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Manage expectations across family generations

From finances to technology, a Missouri family finds communication is key to harmony on the dairy farm.

August 16, 2023

4 Min Read
Pictured from left: Todd, Grant, Lonnie and Brad Groves
FARMING TOGETHER: It takes a lot to manage a dairy operation for six decades. But the Groves family figured out how to make it work. Pictured here are (from left) Todd, Grant, Lonnie and Brad Groves. Photos by Joann Pipkin

by Joann Pipkin

Farming with family. It can be the most challenging chore you’ll ever do. Working side by side, day in and day out, has been known to leave family members in shouting matches and butting heads.

At the end of the day, however, the work must be done, and family is still family. That’s why finding ways to preserve relationships can be key to building a successful operation long into the future.

For Groves-View Dairy of Billings, Mo., the family interaction on the farm works, making it a staple in the southwest region of the state since the 1950s.

Genealogy of the farm

The land that’s home to the dairy was purchased for 50 cents per acre in 1913 by Jake Litzinger, great-grandfather of Lonnie and Darrel Groves. The brothers operated the multigenerational farm together for 60 years before Lonnie bought his brother out.

Then, Lonnie and son Brad worked in the operation together until a 2009 farm accident nearly claimed Lonnie’s life. That’s when son Todd left his off-farm job to join the business.

With compromised health and Lonnie ready to retire, Brad and Todd formed a partnership in January 2021, and they now manage the operation.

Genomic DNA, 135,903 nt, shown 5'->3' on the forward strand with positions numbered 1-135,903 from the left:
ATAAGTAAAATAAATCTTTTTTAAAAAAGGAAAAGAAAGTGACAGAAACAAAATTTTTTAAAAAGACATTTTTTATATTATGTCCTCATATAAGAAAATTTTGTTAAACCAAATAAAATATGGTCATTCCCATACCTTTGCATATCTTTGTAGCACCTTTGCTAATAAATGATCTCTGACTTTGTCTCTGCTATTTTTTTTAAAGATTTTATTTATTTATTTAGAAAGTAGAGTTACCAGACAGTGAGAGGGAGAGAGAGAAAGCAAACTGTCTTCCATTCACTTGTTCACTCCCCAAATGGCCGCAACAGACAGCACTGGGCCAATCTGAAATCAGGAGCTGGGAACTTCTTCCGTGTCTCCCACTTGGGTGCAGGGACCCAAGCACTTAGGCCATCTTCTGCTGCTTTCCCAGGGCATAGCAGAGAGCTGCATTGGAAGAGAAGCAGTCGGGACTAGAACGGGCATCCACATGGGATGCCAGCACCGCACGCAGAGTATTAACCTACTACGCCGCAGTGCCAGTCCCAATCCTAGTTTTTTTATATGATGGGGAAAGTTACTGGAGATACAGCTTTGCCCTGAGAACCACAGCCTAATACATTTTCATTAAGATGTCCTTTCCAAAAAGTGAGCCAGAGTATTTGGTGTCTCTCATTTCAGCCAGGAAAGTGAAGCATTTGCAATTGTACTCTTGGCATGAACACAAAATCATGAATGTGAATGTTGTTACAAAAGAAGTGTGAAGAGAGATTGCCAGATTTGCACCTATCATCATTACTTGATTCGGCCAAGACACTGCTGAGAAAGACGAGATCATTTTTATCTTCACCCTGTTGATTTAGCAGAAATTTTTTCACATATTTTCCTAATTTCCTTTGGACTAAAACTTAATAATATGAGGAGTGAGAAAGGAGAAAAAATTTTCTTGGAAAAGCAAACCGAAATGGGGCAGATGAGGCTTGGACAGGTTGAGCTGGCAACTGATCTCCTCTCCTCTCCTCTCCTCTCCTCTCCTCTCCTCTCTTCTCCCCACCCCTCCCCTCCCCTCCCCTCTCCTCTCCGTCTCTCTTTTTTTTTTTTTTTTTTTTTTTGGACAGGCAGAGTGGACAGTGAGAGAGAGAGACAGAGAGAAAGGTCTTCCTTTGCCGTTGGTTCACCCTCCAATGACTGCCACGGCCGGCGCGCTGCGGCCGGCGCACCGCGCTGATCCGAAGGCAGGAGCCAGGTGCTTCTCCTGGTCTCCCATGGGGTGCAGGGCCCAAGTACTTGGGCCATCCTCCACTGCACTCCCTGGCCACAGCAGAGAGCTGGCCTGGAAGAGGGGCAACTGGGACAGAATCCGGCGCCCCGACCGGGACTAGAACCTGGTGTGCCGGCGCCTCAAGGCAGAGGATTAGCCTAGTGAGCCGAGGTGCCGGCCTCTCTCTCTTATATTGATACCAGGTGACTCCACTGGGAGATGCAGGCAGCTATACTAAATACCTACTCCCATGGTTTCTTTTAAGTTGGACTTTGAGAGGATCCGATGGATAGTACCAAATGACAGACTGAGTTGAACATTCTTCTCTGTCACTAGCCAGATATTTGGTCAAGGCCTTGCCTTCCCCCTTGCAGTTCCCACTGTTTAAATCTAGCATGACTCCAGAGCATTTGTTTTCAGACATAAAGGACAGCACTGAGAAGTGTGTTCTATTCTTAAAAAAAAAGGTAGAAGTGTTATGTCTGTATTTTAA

Today, additional family members work daily in the family business, including Todd’s son, Grant, a full-time employee who came back to the farm two years ago after graduating college. Todd’s daughter, Bailey, as well as Brad’s daughter, Kiera, also help with milking and calf chores.

Divide and conquer

With more than 500 head of Holstein and Brown Swiss dairy cattle — plus wheat, oats, alfalfa, corn and soybeans — the Groves’ operation allows for family members to focus on their strengths or passions.

Todd and Grant handle the hay and crop side of the operation, while Brad oversees milking and the cow herd.

“Each person needs to do what he’s good at,” Brad says. “We just make it work. If you want to take time off, and we don’t take a lot of time off, we just cover for one another.”

According to Todd, when each member of the family focuses on his or her strengths, it can help to ease family tensions.

“He leaves me alone, and I leave him alone,” Todd explains. “But, when it comes to purchases, you must work together.”

Talk it out, take a break

The Groves brothers know communication is crucial, especially when finances are concerned. Still, just because they discuss money matters doesn’t mean they always see eye to eye.

“You butt heads every now and then, but it’s a business,” Brad explains.

Mom Donna chimes in, “Just like a marriage. You want to kill them one day and love them the next.”

From facility upgrades to technology, operating a multigenerational dairy farm amid continually rising input costs leaves plenty for Brad and Todd to discuss.

“We do get along,” Todd says, “but the finances are where we can bump heads hard. We manage to make it work.” He credits the years he worked off the farm with helping sharpen his financial skills.

Working alongside his dad and brother in the operation, Todd’s son, Grant, says disagreements for them are often best solved when everyone separates and clears their minds.

“We talk about why something will or won’t work,” he says. “Make sure everyone is on the same page and has the same goals.”

Succession plan in stages

Farm transitions can also add to the complexity of family operations.

Todd recommends having agreements spelled out in writing to further avoid conflicts.

“If you do it in stages, make sure the paperwork is done,” he says. “What’s stage two and stage three, or however many stages you have? Make sure it’s all done upfront so the conditions don’t change.”

While family farming can have its share of challenges, open lines of communication and remembering that the operation is still a business helps keep the Groves on track, side by side and generation to generation.

“As long as you can go to sleep at night and feel good about what happened today, you roll on,” Brad says. “You might have butted heads today, but tomorrow is a different day.”

Pipkin writes from Republic, Mo.

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